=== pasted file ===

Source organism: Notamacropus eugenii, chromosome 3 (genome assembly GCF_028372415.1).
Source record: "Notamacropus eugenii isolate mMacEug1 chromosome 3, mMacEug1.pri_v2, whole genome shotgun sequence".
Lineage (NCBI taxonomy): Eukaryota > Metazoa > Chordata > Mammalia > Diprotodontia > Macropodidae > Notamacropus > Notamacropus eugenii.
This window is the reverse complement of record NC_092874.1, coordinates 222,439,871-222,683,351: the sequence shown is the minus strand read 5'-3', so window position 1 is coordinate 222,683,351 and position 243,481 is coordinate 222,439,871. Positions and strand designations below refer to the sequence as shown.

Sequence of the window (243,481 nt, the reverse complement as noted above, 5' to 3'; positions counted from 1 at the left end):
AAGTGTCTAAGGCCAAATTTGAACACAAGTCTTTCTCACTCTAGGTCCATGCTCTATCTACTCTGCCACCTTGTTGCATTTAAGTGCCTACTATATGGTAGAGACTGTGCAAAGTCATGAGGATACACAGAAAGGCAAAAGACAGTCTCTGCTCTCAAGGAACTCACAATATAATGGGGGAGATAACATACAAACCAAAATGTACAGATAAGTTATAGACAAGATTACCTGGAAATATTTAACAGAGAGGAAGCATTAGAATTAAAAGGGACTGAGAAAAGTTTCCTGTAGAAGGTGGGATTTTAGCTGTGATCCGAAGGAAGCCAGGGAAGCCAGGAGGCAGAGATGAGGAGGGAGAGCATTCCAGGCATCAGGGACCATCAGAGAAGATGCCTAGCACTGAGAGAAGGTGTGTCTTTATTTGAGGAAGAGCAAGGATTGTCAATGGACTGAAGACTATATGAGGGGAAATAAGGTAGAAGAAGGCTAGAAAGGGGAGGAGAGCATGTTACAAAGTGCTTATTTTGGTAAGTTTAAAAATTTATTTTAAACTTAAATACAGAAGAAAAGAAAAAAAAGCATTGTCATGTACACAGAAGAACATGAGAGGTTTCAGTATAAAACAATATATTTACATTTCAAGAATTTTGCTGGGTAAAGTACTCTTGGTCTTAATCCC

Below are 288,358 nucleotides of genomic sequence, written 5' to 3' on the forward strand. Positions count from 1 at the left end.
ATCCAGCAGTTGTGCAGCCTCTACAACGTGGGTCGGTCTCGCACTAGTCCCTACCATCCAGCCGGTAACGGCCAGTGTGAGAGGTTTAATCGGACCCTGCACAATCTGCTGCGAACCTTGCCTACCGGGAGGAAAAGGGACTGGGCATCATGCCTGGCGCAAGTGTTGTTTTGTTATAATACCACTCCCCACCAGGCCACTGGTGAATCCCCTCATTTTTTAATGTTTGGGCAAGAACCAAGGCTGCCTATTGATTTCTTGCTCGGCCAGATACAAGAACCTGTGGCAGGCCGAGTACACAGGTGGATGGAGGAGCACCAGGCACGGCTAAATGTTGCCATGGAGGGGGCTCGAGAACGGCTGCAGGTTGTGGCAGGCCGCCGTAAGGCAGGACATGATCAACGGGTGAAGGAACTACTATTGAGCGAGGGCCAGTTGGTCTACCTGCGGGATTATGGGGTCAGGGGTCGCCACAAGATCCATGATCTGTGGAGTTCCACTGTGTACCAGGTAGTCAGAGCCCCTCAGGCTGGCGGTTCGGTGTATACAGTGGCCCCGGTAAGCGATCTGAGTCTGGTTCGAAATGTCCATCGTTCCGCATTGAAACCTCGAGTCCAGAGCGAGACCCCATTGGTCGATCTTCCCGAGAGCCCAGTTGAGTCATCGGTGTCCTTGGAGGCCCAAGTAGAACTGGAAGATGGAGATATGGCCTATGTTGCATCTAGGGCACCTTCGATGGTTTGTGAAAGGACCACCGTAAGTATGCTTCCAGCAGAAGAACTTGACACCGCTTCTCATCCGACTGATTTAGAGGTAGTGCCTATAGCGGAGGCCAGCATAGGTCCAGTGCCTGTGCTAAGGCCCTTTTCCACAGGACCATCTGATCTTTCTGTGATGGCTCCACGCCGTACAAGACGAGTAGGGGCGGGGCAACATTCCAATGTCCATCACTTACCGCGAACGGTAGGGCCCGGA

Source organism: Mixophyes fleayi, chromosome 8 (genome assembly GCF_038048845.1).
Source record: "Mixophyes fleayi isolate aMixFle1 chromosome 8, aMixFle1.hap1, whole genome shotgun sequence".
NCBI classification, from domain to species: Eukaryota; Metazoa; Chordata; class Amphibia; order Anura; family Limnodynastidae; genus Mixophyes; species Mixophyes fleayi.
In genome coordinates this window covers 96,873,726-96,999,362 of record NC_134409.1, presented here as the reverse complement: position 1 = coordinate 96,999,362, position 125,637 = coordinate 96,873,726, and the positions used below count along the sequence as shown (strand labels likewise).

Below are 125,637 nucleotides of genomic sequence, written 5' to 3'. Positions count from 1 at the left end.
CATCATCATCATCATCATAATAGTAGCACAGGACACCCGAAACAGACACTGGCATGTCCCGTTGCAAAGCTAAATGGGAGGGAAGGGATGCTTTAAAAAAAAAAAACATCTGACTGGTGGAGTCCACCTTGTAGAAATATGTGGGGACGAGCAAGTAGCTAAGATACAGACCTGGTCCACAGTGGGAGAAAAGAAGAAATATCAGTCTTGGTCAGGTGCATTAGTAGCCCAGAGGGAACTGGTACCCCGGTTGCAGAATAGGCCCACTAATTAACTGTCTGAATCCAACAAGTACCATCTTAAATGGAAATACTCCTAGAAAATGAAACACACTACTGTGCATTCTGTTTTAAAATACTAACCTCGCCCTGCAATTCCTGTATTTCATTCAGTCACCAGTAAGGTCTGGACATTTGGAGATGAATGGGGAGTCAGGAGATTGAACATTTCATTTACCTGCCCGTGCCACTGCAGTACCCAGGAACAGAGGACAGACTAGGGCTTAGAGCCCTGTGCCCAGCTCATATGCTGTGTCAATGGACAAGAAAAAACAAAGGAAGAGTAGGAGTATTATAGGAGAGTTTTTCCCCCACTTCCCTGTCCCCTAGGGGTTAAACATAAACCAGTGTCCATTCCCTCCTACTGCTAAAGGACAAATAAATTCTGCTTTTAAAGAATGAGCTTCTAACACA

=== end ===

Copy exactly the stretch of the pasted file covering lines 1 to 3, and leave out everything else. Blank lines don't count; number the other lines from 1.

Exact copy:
Source organism: Notamacropus eugenii, chromosome 3 (genome assembly GCF_028372415.1).
Source record: "Notamacropus eugenii isolate mMacEug1 chromosome 3, mMacEug1.pri_v2, whole genome shotgun sequence".
Lineage (NCBI taxonomy): Eukaryota > Metazoa > Chordata > Mammalia > Diprotodontia > Macropodidae > Notamacropus > Notamacropus eugenii.